Researchers at Goethe University Frankfurt, in cooperation with the Paul Scherrer Institute PSI, have probably discovered another, previously unknown mechanism of action of the antiviral remdesivir. Using structural analyses, they have discovered that a decomposition product of the virostatic agent remdesivir binds to the viral protein nsP3 of Sars-CoV-2. This protein helps the virus suppress host cell defence mechanisms. The discovery may be important for the development of new drugs to combat Sars-CoV-2 and other RNA viruses.
The virostatic agent remdesivir disrupts an important step in the propagation of RNA viruses, to which Sars-CoV-2 also belongs: the reproduction of the virus’s own genetic material. This provides the blueprint for the production of new virus particles by the host cell and is present as RNA matrices. To accelerate their reproduction, however, RNA viruses cause the RNA matrices to be copied. To do so, they use a specific protein of their own (an RNA polymerase), which is blocked by remdesivir. Strictly speaking, remdesivir does not do this itself, but rather a substance that is synthesized from remdesivir in five steps when the active agent penetrates a cell.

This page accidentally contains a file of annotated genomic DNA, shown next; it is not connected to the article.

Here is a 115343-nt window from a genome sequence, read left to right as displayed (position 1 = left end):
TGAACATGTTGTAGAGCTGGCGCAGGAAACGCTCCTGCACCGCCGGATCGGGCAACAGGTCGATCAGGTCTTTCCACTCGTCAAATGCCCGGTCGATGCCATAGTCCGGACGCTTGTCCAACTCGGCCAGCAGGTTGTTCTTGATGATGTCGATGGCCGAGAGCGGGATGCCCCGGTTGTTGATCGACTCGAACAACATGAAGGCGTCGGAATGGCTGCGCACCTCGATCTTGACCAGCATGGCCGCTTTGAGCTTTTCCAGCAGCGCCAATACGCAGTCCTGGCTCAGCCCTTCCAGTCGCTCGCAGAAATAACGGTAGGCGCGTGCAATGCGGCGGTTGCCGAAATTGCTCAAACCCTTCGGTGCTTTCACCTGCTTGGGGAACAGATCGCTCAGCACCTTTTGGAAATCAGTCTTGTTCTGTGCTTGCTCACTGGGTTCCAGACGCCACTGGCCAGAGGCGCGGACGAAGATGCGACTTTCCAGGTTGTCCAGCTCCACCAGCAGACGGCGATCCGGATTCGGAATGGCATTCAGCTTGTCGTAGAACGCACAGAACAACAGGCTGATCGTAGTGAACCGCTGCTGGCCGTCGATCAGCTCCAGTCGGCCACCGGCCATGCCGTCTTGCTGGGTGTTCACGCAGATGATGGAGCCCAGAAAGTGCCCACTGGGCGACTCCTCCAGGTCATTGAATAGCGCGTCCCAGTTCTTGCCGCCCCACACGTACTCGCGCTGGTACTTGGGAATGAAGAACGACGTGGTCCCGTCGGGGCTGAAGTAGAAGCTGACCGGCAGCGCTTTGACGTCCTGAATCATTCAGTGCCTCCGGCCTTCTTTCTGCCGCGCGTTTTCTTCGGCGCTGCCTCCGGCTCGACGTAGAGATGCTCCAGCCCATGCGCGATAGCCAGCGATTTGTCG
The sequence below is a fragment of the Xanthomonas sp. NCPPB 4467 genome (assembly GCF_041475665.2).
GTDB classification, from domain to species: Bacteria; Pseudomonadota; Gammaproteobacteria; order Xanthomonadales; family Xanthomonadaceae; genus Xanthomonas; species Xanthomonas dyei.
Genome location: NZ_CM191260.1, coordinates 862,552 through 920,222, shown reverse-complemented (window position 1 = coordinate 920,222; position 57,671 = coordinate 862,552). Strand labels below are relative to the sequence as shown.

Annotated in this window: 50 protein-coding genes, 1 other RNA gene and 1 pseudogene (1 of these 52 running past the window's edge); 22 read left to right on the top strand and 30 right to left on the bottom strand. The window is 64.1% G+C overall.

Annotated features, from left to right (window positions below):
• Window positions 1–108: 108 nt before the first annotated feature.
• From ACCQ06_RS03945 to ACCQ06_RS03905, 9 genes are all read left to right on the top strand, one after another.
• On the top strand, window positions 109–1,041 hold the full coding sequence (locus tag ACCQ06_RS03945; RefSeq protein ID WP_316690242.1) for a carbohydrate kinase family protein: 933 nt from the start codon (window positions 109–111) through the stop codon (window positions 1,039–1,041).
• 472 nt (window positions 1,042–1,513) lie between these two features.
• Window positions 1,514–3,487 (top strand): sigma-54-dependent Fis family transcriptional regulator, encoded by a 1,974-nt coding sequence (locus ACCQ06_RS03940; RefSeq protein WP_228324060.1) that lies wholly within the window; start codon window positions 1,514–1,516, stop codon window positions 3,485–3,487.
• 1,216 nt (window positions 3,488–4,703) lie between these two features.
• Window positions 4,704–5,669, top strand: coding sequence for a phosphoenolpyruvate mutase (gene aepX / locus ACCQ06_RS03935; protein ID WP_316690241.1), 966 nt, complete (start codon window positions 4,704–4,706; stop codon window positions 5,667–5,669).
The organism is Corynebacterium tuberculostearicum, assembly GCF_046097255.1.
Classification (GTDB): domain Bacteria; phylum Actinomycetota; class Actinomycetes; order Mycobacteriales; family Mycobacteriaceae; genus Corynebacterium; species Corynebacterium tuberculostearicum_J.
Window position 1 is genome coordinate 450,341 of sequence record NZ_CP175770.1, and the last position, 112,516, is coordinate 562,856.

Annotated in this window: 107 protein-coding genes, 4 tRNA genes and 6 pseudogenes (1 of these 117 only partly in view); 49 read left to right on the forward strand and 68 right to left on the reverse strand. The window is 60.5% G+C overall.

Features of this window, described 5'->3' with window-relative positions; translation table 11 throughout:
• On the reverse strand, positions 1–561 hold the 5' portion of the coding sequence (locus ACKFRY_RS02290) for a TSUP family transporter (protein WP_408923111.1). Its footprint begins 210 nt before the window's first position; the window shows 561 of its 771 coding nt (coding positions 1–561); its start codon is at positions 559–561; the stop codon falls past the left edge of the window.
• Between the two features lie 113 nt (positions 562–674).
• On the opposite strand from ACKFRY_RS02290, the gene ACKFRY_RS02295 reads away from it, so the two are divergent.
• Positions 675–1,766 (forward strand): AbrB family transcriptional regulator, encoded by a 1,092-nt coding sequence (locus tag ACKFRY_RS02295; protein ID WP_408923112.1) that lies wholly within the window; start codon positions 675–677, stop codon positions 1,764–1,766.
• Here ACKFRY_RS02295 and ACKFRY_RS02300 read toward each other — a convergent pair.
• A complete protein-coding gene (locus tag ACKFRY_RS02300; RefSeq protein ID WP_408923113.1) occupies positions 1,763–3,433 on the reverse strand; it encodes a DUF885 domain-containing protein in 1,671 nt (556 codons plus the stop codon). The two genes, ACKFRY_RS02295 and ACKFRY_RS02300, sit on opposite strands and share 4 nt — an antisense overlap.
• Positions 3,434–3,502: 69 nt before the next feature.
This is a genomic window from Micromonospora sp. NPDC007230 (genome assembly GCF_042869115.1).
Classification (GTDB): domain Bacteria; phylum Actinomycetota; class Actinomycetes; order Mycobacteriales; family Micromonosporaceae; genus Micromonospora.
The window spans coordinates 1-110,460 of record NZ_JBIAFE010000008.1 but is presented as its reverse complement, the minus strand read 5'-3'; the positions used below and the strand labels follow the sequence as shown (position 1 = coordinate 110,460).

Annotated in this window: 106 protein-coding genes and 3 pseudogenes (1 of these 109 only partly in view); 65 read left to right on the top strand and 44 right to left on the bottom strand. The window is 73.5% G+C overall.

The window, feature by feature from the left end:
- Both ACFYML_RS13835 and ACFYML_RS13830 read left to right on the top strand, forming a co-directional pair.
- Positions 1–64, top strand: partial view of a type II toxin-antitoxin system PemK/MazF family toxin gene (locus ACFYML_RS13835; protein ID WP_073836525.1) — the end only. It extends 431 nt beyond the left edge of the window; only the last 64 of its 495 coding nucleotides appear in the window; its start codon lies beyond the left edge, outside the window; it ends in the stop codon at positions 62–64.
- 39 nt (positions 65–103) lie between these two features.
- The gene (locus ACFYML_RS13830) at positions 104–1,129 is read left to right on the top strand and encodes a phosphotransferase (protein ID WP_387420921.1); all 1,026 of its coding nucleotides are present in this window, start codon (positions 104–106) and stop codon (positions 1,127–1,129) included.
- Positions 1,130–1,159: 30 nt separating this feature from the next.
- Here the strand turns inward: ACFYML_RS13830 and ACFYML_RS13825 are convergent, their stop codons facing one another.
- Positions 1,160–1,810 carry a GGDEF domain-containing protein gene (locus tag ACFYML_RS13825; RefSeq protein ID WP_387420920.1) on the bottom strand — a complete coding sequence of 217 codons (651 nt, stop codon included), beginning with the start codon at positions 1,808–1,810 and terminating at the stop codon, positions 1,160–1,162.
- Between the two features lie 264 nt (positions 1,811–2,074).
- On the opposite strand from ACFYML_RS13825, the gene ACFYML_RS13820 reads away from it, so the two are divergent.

In the second of these five steps, an intermediate is formed from remdesivir, a substance with the somewhat unwieldy name GS-441524 (in scientific terms: a remdesivir metabolite). GS-441524 is a virostatic agent as well. As the scientists in the group headed by Stefan Knapp from the Institute for Pharmaceutical Chemistry at Goethe University Frankfurt have discovered, GS-441524 targets a Sars-CoV-2 protein called nsP3.
Read more on the PSI website
Image: May Sharpe of PSI’s Macromolecules and Bioimaging Laboratory
Credit: Paul Scherrer Institute/Markus Fischer